26 Apr IBS and migraines – are they linked?
Despite a continual strive from medical professionals, researchers and scientists around the globe to further our knowledge about this common condition, the exact cause of Irritable Bowel Syndrome (IBS) is still largely unknown. IBS has been linked to other health issues too, such as migraines, stress, chronic fatigue syndrome and impotence.
What is IBS?
IBS is a long-term condition relating to the digestive system. It can leave you feeling unwell, uncomfortable and low on energy.
It can subsequently affect your social life, work life and personal relationships, so whilst it is common, it certainly should not be ignored.
Symptoms of IBS include:
- Stomach cramps and abdominal discomfort
- Bloating, which often varies throughout the day
- Stools, which may be loose, hard, or a combination
- Excessive wind
- A sudden urge to go to the toilet
Symptoms do vary from person to person and many IBS sufferers report that their symptoms can come and go in bouts, lasting from a few days to a few months.
IBS is the most commonly digestive disorder diagnosed by a gastroenterologist.
IBS and migraines
Do you also suffer from migraines? Some studies suggest a correlation between IBS and migraines.
Gastroenterologists see a high proportion of cases where there is a clear, strong link between IBS and the brain.
Increased activity in the hypothalamus appears to increase stress responsiveness in the gut.
The fact that both headaches and IBS are so common, and neither have a proven cause, has encouraged researchers to investigate a possible correlation.
Is there a connection?
One such study was conducted by Dr Uluduz and a team at the University of Istanbul.
“Since headache and irritable bowel syndrome are such common conditions, and causes for both are unknown, discovering a possible link that could shed light on shared genetics of the conditions is encouraging,”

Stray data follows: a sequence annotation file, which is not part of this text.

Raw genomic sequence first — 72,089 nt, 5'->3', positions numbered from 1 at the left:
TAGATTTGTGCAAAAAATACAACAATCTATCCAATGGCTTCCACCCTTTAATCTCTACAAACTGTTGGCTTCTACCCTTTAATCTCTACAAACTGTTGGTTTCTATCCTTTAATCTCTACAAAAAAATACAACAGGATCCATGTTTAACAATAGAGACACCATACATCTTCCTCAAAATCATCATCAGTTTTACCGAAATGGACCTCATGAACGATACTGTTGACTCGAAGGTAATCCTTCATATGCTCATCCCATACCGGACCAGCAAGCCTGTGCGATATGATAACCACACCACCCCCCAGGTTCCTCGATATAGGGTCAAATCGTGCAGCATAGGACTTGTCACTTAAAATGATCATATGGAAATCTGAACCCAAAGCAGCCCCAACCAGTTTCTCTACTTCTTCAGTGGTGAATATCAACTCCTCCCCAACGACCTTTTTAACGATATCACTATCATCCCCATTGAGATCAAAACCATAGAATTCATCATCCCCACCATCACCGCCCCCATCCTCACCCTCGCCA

Derya Uluduz, MD, of Istanbul University in Turkey
The study did provide some links when assessing patients with IBS, migraines and tension headaches.
During the study the IBS group were asked questions to determine if they also experience migraines or headaches and the migraine group were asked about possible IBS symptoms.
- Of 107 patients with migraines, they discovered 54% also had IBS
- This compared to 53 patients with tension headaches, of whom just 28% also had IBS
- Of 107 patients with IBS, 38% had migraines
- Yet only 24% had tension headaches
Overall, the study concluded that people with migraines were twice as likely to have IBS than regular headache sufferers.
Tests also showed evidence of genetic abnormalities between people suffering from IBS, migraines and tension headaches, linked to the serotonin transporter gene.
Based on these findings, it does seem that there may be a link between these two common disorders, although more research is clearly required before any further conclusion.
Source: Medical Xpress
IBS Awareness Month
April is IBS Awareness month, so medical professionals, charities and other organisations are doing what they can to raise awareness about IBS, the symptoms, treatments and how to find help if you think you may be suffering.
If symptoms mentioned in this article sound familiar, then take action and speak to your doctor, or a specialist gastroenterologist, who diagnoses conditions like IBS in hundreds of patients per year.
Remember, you are not alone! IBS is estimated to affect 10-20% (*) of the UK population, yet many cases go undiagnosed as people fail to seek the medical advice they need.
FOR HELP AND GUIDANCE ON DIGESTIVE DISORDERS AND TREATMENT FROM AN EXPERIENCED GASTROENTEROLOGIST, CONTACT DR ANTON BUNGAY.